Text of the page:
The state of the media in Uganda has been the subject of several studies and commentaries. Whether critical or favourable, all attempts to analyze the health of journalism in the East African country tend to coalesce over its contradictions, as Stephen Ssenkabaa explains.
Uganda is a country with more than 200 radio stations, about a dozen free-to-air TV stations and an array of newspapers operate.
Cartoonists, comedians and satirists somehow pull off riveting parodies of public officials. It is the same country where the government, through the media and communications regulatory body – the Uganda Communications Commission (UCC) – keeps a watchful eye on media activities, jumping at every opportunity to stifle journalistic freedoms. Last year, the government through UCC introduced mandatory registration for social media influencers and other online publishers to “enable enforcement of effective use of online space” in the country. The UCC spokesperson Ibrahim Bbosa indicated that content providers would, as part of this process, pay a USD20 fee (about Ugsh 75,000) in a policy that has been widely criticized as infringing on people’s freedom of expression.
But in a country where popular social media commentator Stella Nyanzi was recently jailed for 18 months on cyber harassment charges under the Computer Misuse Act 2011 – for calling out the excesses of the government, the message is clear to all: Media freedom here is to be enjoyed cautiously.
The punitive clauses of the Computer Misuse Act 2011 dangerously hang above the heads of some of Uganda’s most prolific writers, often waiting for the next critical article to tighten the noose around their creative necks. Joseph Kabuleta, probably, one of Uganda’s finest journalists (he has since left mainstream media) was last year arrested for his critical social media commentary on what he said was President Museveni’s ploy to prepare his son Lt. Gen Muhoozi Kainerugaba to take over leadership of Uganda. In the same post, he predicted the downfall of what he called “The Mafia Empire”.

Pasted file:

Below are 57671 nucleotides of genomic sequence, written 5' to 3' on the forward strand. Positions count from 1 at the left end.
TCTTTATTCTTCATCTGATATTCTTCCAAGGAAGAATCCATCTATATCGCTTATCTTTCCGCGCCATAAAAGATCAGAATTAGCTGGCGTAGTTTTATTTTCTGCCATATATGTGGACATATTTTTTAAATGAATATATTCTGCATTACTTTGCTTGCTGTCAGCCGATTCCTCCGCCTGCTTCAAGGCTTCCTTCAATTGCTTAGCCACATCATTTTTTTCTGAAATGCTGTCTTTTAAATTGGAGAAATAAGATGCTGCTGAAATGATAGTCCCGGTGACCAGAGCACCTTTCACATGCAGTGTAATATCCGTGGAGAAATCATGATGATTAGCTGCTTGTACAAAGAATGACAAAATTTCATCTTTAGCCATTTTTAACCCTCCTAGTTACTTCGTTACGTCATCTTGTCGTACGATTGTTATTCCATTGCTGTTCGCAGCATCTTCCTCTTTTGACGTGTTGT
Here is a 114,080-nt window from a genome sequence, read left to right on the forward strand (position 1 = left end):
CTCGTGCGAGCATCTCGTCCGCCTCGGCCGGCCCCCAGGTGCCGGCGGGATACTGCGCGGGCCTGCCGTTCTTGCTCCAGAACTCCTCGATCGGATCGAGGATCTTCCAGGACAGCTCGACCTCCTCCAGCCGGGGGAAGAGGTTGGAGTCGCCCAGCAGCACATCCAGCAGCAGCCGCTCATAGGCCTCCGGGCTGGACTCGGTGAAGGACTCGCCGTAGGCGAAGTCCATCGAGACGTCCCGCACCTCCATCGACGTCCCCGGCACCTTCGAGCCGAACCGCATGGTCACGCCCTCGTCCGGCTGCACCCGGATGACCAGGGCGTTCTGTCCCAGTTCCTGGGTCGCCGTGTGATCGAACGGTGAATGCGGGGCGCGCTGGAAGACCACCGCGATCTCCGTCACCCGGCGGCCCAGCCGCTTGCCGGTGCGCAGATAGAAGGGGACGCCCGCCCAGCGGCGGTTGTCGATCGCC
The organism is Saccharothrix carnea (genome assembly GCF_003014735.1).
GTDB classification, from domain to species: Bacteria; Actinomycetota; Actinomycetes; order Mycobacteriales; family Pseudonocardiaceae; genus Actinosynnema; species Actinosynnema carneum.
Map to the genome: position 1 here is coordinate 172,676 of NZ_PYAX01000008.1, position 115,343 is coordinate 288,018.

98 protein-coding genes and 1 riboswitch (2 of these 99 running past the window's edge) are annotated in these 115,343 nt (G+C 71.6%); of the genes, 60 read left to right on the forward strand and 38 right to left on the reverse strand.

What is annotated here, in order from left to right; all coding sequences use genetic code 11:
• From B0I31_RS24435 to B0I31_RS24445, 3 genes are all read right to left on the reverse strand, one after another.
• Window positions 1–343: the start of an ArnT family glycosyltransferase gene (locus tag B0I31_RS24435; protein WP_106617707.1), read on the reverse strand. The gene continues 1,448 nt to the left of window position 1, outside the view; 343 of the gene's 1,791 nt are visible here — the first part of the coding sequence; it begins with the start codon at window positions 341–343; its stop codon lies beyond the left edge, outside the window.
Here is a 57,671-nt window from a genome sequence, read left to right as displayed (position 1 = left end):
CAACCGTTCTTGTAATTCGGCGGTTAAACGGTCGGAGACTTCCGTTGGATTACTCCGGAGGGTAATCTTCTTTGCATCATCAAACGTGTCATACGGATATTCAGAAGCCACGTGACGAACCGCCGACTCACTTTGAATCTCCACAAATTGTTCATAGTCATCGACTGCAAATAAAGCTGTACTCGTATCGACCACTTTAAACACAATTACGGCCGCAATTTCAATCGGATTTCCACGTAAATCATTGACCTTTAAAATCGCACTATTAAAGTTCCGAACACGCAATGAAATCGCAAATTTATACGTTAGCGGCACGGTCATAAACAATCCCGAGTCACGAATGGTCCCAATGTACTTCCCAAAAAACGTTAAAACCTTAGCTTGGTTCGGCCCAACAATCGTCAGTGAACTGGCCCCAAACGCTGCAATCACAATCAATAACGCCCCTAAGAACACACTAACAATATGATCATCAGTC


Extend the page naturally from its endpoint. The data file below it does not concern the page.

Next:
Nyanzi and Kabuleta are only a fraction of at least 33 Ugandans who were either summoned and interrogated by police or charged with online communication offences between 2016 and 2018.
They are also testament to Uganda’s unflattering scorecard on the international stage. The country was ranked 125th out of 180 countries in Reporters Without Borders’ 2019 Press Freedom Index, falling 28 places since 2015.
The UCC is perhaps the subtler of the gagging machines of Uganda’s media. Other government bodies have been harsher in dealing with the media. In August 2018, Reuters Ugandan journalist James Akena was roughed up by three soldiers on the street of Kampala as he photographed street protests against the arrest of opposition politician and musician Robert Kyagulanyi popularly known as ‘Bobi Wine’.
Before this event, several high-handed closures of critical media houses have been witnessed, most notably the 2013 temporary closure of the Nation Media Group’s Monitor Publications following their publication of details of a leaked letter in which a senior army officer, General David Sejusa called for investigation into allegations that President Museveni was grooming his son Muhozi Kainerugaba to take over the presidency.
NMG radio stations –KFM and Dembe FM were also closed and surrounded by police over the same story. Over the last two decades, more journalists from the Monitor – among them its founders, Charles Onyango Obbo, Wafula Oguttu and several others – were on many occasions, arrested and charged under draconian press laws.